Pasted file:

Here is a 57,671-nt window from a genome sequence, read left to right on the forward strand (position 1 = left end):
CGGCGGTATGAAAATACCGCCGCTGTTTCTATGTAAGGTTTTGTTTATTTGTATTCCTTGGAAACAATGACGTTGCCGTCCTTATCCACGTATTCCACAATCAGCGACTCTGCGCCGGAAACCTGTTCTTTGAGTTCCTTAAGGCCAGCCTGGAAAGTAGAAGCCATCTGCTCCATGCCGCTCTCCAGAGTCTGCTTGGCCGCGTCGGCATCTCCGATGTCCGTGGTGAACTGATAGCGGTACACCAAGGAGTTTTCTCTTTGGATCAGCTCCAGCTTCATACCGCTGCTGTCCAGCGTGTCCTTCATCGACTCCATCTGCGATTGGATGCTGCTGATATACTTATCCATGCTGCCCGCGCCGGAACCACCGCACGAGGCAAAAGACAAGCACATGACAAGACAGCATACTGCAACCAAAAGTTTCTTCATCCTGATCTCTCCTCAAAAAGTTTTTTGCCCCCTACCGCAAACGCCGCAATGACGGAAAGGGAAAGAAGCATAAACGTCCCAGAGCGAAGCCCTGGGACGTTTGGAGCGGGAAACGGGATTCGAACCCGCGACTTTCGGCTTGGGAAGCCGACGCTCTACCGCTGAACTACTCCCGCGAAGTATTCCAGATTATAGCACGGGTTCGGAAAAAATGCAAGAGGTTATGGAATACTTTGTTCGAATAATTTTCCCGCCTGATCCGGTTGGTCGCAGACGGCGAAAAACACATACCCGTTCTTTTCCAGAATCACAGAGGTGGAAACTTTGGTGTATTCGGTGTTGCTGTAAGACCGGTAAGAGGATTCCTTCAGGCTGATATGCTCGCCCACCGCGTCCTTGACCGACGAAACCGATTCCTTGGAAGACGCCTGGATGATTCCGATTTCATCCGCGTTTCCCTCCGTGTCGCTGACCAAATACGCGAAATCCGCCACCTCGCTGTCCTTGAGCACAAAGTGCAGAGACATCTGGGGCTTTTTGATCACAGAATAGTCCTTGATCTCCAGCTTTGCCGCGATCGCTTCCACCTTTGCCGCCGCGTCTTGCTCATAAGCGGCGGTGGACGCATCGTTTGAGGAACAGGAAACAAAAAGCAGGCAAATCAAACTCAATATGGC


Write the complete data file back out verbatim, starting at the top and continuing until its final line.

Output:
Here is a 57,671-nt window from a genome sequence, read left to right on the forward strand (position 1 = left end):
CGGCGGTATGAAAATACCGCCGCTGTTTCTATGTAAGGTTTTGTTTATTTGTATTCCTTGGAAACAATGACGTTGCCGTCCTTATCCACGTATTCCACAATCAGCGACTCTGCGCCGGAAACCTGTTCTTTGAGTTCCTTAAGGCCAGCCTGGAAAGTAGAAGCCATCTGCTCCATGCCGCTCTCCAGAGTCTGCTTGGCCGCGTCGGCATCTCCGATGTCCGTGGTGAACTGATAGCGGTACACCAAGGAGTTTTCTCTTTGGATCAGCTCCAGCTTCATACCGCTGCTGTCCAGCGTGTCCTTCATCGACTCCATCTGCGATTGGATGCTGCTGATATACTTATCCATGCTGCCCGCGCCGGAACCACCGCACGAGGCAAAAGACAAGCACATGACAAGACAGCATACTGCAACCAAAAGTTTCTTCATCCTGATCTCTCCTCAAAAAGTTTTTTGCCCCCTACCGCAAACGCCGCAATGACGGAAAGGGAAAGAAGCATAAACGTCCCAGAGCGAAGCCCTGGGACGTTTGGAGCGGGAAACGGGATTCGAACCCGCGACTTTCGGCTTGGGAAGCCGACGCTCTACCGCTGAACTACTCCCGCGAAGTATTCCAGATTATAGCACGGGTTCGGAAAAAATGCAAGAGGTTATGGAATACTTTGTTCGAATAATTTTCCCGCCTGATCCGGTTGGTCGCAGACGGCGAAAAACACATACCCGTTCTTTTCCAGAATCACAGAGGTGGAAACTTTGGTGTATTCGGTGTTGCTGTAAGACCGGTAAGAGGATTCCTTCAGGCTGATATGCTCGCCCACCGCGTCCTTGACCGACGAAACCGATTCCTTGGAAGACGCCTGGATGATTCCGATTTCATCCGCGTTTCCCTCCGTGTCGCTGACCAAATACGCGAAATCCGCCACCTCGCTGTCCTTGAGCACAAAGTGCAGAGACATCTGGGGCTTTTTGATCACAGAATAGTCCTTGATCTCCAGCTTTGCCGCGATCGCTTCCACCTTTGCCGCCGCGTCTTGCTCATAAGCGGCGGTGGACGCATCGTTTGAGGAACAGGAAACAAAAAGCAGGCAAATCAAACTCAATATGGC